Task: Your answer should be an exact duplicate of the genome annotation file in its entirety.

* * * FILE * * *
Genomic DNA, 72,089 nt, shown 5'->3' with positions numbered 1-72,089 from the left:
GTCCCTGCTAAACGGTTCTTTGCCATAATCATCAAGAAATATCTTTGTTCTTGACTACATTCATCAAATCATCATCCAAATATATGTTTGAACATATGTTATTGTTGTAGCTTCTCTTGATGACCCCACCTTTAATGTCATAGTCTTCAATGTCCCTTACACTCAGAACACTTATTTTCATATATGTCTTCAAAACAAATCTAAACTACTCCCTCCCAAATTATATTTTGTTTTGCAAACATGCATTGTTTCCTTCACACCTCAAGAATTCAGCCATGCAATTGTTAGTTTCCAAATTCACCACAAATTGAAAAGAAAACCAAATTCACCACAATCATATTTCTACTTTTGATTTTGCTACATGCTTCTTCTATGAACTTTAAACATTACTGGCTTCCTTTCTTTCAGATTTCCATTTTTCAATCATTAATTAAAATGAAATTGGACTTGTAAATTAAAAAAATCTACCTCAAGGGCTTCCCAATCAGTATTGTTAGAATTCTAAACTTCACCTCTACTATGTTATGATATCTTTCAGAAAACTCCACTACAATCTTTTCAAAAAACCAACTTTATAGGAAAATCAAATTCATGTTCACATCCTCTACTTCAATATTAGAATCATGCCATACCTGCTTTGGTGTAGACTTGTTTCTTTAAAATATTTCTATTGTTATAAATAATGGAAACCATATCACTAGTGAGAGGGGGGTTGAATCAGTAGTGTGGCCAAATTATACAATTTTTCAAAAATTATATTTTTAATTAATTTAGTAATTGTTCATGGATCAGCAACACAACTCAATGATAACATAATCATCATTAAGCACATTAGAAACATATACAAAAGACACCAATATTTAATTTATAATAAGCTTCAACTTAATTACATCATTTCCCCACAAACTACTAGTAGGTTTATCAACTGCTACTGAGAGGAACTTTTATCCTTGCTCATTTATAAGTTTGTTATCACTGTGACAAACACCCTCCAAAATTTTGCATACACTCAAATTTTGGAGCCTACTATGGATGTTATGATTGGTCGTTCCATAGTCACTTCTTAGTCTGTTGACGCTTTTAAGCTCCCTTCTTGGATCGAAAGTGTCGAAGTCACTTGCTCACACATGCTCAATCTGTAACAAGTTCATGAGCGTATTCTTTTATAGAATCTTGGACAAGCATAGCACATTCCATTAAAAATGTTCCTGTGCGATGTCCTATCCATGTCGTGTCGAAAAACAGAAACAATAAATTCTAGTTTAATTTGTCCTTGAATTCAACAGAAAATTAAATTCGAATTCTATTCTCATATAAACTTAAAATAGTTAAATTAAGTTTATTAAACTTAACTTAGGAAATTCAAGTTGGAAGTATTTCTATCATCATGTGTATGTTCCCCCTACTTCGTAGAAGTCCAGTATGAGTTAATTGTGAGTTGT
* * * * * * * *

Genomic DNA, 72,089 nt, shown 5'->3' with positions numbered 1-72,089 from the left:
GTCCCTGCTAAACGGTTCTTTGCCATAATCATCAAGAAATATCTTTGTTCTTGACTACATTCATCAAATCATCATCCAAATATATGTTTGAACATATGTTATTGTTGTAGCTTCTCTTGATGACCCCACCTTTAATGTCATAGTCTTCAATGTCCCTTACACTCAGAACACTTATTTTCATATATGTCTTCAAAACAAATCTAAACTACTCCCTCCCAAATTATATTTTGTTTTGCAAACATGCATTGTTTCCTTCACACCTCAAGAATTCAGCCATGCAATTGTTAGTTTCCAAATTCACCACAAATTGAAAAGAAAACCAAATTCACCACAATCATATTTCTACTTTTGATTTTGCTACATGCTTCTTCTATGAACTTTAAACATTACTGGCTTCCTTTCTTTCAGATTTCCATTTTTCAATCATTAATTAAAATGAAATTGGACTTGTAAATTAAAAAAATCTACCTCAAGGGCTTCCCAATCAGTATTGTTAGAATTCTAAACTTCACCTCTACTATGTTATGATATCTTTCAGAAAACTCCACTACAATCTTTTCAAAAAACCAACTTTATAGGAAAATCAAATTCATGTTCACATCCTCTACTTCAATATTAGAATCATGCCATACCTGCTTTGGTGTAGACTTGTTTCTTTAAAATATTTCTATTGTTATAAATAATGGAAACCATATCACTAGTGAGAGGGGGGTTGAATCAGTAGTGTGGCCAAATTATACAATTTTTCAAAAATTATATTTTTAATTAATTTAGTAATTGTTCATGGATCAGCAACACAACTCAATGATAACATAATCATCATTAAGCACATTAGAAACATATACAAAAGACACCAATATTTAATTTATAATAAGCTTCAACTTAATTACATCATTTCCCCACAAACTACTAGTAGGTTTATCAACTGCTACTGAGAGGAACTTTTATCCTTGCTCATTTATAAGTTTGTTATCACTGTGACAAACACCCTCCAAAATTTTGCATACACTCAAATTTTGGAGCCTACTATGGATGTTATGATTGGTCGTTCCATAGTCACTTCTTAGTCTGTTGACGCTTTTAAGCTCCCTTCTTGGATCGAAAGTGTCGAAGTCACTTGCTCACACATGCTCAATCTGTAACAAGTTCATGAGCGTATTCTTTTATAGAATCTTGGACAAGCATAGCACATTCCATTAAAAATGTTCCTGTGCGATGTCCTATCCATGTCGTGTCGAAAAACAGAAACAATAAATTCTAGTTTAATTTGTCCTTGAATTCAACAGAAAATTAAATTCGAATTCTATTCTCATATAAACTTAAAATAGTTAAATTAAGTTTATTAAACTTAACTTAGGAAATTCAAGTTGGAAGTATTTCTATCATCATGTGTATGTTCCCCCTACTTCGTAGAAGTCCAGTATGAGTTAATTGTGAGTTGT